Introducing Our New Medical Directions Newsletter
18th century US District Court judge William Drayton once said, "Change starts when someone sees the next step." For Medical Directions, the next step is taking advantage of new technology to bring referring physicians information you can use about UW Health services and providers.
Our new format includes:
- More Stories
The new Medical Directions contains about three times as many articles as previous issues
- Broad Variety
Articles in the new Medical Directions cover the full range of our medical services
Medical Directions Headlines
- Heart and Vascular Care (HVC)
- Orthopedics and Rehabilitation
- Miscellaneous News
||UW Health Adds Coronary Artery Bypass Graft (CABG) to Robotic Surgery Options
The coronary artery bypass graft (CABG) is one of the most important and frequently performed treatment options in cardiovascular surgery. UW Health surgeons have taken this critical procedure to a new level by beginning to perform certain types of CABG procedures with the assistance of the Da Vinci surgical robot.
More Heart and Vascular Care Stories
Pediatric Transplantation at UW Health
Eleven-month-old Brayden Welhoefer landed on the national organ donor list last August, after he was diagnosed with biliary atresia, the main cause of liver failure among newborns and children. When the time comes, Brayden will be in the experienced hands of UW Health's transplantation program, which has performed over 400 pediatric organ transplants since 1988.
Full Story: Pediatric Transplantation at UW Health
More Transplant Stories
Diagnosed with Type 1 diabetes when he was two years old, Aidan McLeod made the transition from shots to a pediatric insulin pump in October 2007. He joins hundreds of pediatric "alumni" of UW Health's pediatric insulin pump program, which was among the first in the country to place children on insulin pumps.
More Pediatric Stories
The Right Provider the First Time, Every Time: UW Health OrthoAccess Helps Match Specialists to Patient Needs
Your healthy, active 50-year-old patient comes to your office complaining of elbow pain, and you decide a referral to a specialist is appropriate. But with the range of UW Health orthopedic and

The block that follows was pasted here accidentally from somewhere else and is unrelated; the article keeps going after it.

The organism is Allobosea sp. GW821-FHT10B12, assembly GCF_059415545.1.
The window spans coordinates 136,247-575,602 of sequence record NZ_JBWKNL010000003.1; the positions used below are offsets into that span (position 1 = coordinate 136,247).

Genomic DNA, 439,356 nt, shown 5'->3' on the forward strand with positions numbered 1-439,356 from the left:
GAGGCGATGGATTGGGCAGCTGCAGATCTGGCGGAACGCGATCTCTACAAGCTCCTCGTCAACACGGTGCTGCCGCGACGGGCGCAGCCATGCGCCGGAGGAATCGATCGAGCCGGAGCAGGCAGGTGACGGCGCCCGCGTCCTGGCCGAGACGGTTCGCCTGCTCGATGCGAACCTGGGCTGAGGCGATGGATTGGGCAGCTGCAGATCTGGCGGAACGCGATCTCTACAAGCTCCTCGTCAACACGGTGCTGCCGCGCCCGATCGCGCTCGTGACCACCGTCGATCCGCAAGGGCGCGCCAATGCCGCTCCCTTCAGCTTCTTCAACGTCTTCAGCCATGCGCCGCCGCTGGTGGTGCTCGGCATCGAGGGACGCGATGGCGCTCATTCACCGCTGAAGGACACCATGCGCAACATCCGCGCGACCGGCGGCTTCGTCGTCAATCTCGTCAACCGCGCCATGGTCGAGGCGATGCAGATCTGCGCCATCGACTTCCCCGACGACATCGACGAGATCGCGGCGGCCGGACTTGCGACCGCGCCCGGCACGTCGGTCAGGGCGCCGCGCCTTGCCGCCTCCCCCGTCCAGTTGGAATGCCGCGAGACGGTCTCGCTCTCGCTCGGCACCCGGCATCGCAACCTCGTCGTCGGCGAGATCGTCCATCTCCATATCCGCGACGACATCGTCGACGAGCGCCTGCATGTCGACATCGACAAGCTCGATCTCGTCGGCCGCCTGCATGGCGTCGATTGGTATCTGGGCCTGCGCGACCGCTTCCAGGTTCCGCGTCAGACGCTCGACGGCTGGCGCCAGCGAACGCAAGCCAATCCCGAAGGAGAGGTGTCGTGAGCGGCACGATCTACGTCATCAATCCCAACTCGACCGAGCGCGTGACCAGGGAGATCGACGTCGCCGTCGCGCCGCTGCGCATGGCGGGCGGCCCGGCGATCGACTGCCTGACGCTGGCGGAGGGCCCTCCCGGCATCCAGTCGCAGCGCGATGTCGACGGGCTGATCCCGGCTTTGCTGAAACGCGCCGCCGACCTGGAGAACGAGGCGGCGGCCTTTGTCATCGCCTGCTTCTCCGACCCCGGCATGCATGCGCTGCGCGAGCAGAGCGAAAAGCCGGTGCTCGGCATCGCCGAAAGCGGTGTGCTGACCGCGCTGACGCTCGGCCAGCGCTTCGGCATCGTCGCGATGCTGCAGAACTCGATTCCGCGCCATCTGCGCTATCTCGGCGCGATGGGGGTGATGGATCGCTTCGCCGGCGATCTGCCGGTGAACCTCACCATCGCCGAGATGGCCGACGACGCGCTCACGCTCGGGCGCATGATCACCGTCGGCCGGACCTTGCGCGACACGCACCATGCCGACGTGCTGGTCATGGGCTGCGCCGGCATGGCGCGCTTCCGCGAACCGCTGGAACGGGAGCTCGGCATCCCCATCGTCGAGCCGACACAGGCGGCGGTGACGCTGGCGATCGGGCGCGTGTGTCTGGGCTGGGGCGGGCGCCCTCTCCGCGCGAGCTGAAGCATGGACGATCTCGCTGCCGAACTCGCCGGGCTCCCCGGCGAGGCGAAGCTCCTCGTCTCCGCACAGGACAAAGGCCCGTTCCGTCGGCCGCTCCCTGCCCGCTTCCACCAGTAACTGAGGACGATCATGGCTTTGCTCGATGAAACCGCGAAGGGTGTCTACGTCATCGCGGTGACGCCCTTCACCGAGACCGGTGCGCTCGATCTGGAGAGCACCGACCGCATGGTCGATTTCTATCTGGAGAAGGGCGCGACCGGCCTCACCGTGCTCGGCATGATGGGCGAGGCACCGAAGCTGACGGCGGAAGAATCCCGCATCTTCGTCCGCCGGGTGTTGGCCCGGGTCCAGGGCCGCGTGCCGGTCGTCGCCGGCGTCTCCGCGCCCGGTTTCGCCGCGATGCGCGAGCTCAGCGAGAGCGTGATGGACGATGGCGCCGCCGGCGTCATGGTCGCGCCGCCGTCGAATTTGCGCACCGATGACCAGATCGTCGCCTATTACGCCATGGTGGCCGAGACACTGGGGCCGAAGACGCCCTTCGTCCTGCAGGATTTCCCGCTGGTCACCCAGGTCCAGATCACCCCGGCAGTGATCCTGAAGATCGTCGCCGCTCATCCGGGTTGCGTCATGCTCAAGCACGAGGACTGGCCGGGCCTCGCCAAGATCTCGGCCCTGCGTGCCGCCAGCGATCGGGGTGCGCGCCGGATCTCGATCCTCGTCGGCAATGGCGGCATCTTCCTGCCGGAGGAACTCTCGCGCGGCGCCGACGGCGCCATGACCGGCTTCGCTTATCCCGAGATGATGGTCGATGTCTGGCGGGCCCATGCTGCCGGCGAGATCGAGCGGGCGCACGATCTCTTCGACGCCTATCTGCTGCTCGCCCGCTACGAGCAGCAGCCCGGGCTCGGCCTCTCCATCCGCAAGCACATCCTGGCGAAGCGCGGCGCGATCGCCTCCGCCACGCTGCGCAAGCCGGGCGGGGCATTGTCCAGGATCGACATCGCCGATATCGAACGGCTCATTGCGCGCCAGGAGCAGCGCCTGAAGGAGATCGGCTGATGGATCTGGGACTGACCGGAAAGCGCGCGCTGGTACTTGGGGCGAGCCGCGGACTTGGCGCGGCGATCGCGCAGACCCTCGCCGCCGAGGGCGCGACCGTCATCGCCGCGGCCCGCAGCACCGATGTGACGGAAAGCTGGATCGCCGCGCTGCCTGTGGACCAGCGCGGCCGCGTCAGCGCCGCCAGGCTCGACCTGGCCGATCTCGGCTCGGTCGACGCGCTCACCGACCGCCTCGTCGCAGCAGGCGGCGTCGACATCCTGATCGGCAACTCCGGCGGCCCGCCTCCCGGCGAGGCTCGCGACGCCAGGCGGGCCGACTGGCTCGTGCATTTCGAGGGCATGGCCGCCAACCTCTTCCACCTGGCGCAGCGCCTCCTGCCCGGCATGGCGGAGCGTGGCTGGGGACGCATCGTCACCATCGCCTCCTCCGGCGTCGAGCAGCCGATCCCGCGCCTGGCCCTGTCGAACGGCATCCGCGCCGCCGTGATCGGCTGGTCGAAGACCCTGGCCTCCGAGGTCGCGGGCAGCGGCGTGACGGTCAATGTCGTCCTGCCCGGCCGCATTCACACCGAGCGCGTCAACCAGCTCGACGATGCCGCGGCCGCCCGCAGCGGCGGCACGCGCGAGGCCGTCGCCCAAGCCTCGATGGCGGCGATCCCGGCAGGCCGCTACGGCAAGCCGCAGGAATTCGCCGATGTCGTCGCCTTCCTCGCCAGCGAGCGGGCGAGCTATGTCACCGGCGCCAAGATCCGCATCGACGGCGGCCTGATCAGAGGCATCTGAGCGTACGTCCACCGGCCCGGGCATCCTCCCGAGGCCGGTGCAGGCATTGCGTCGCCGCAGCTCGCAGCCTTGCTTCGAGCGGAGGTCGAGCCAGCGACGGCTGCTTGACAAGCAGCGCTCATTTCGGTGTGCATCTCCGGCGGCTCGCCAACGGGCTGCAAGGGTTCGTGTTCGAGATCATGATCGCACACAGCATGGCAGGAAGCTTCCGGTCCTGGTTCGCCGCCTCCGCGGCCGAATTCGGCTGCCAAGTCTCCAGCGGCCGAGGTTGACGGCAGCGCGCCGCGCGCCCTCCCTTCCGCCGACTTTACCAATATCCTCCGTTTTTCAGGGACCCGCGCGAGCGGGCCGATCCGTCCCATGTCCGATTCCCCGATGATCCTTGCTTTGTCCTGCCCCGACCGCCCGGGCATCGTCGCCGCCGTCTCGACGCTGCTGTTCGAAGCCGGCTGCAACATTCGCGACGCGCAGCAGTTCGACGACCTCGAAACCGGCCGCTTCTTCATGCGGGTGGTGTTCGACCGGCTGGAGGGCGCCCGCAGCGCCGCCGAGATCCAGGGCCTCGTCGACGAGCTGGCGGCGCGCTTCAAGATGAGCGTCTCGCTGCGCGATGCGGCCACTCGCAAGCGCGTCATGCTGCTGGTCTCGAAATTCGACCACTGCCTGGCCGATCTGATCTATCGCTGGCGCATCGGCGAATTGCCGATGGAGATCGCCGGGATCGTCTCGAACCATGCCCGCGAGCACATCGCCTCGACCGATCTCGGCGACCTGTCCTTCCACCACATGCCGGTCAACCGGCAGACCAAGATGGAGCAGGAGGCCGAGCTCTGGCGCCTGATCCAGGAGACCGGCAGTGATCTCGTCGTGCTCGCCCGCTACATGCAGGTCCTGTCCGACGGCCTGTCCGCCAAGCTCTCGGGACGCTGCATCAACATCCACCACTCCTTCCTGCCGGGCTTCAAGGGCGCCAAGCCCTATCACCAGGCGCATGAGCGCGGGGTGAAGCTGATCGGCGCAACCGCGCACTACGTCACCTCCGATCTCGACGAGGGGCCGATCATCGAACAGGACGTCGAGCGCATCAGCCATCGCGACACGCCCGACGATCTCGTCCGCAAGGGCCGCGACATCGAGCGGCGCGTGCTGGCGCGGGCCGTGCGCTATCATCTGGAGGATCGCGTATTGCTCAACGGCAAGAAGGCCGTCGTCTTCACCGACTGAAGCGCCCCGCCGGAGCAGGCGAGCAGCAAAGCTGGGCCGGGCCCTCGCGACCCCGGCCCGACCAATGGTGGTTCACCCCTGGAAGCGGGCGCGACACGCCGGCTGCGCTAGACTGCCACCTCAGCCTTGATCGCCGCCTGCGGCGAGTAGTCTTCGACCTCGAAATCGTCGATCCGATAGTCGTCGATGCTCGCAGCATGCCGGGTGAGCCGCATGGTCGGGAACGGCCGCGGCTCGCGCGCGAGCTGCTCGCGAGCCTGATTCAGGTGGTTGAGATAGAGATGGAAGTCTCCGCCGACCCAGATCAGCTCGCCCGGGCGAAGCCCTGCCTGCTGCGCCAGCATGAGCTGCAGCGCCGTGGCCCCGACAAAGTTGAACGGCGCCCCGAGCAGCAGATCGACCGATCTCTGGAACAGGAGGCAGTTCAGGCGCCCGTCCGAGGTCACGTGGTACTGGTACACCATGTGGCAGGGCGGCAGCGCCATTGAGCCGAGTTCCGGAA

rehabilitation specialists available for you to select from, how do you determine which specialist is right for your patient? Physicians can now find the answer with OrthoAccess.
By e-mail (firstname.lastname@example.org) or phone (888-978-4611), referring providers can access highly trained nurses for specific recommendations for referrals based on the needs of the patient and for assistance with setting up appointments.
More Orthopedics and Rehabilitation Stories
Though pituitary tumors are often benign, their location in the brain and the vital role the pituitary gland plays in the endocrine system call for a variety of specialized care. For that reason, the UW Health Multidisciplinary Pituitary Tumor Clinic brings together a range of specialists to provide a comprehensive range of services to patients.
Once diagnosed, treatment plans are developed to both deal with the tumor and its ripple effects on the body. Plans may include surgery, medications, and/or radiation therapy.
It's estimated that about half of the U.S. population will at some point develop a thyroid nodule. For four to seven percent of patients, the lump will be large enough for a physician to feel, or to cause problems breathing or swallowing.
UW Health's Multidisciplinary Thyroid Clinic (608-263-7502) is a twice-weekly collaboration of UW Health surgeons, endocrinologists and pathologists dedicated to nodule evaluation and treatment. Patients referred to the Thyroid Clinic can go from initial assessment to treatment plan in half a day.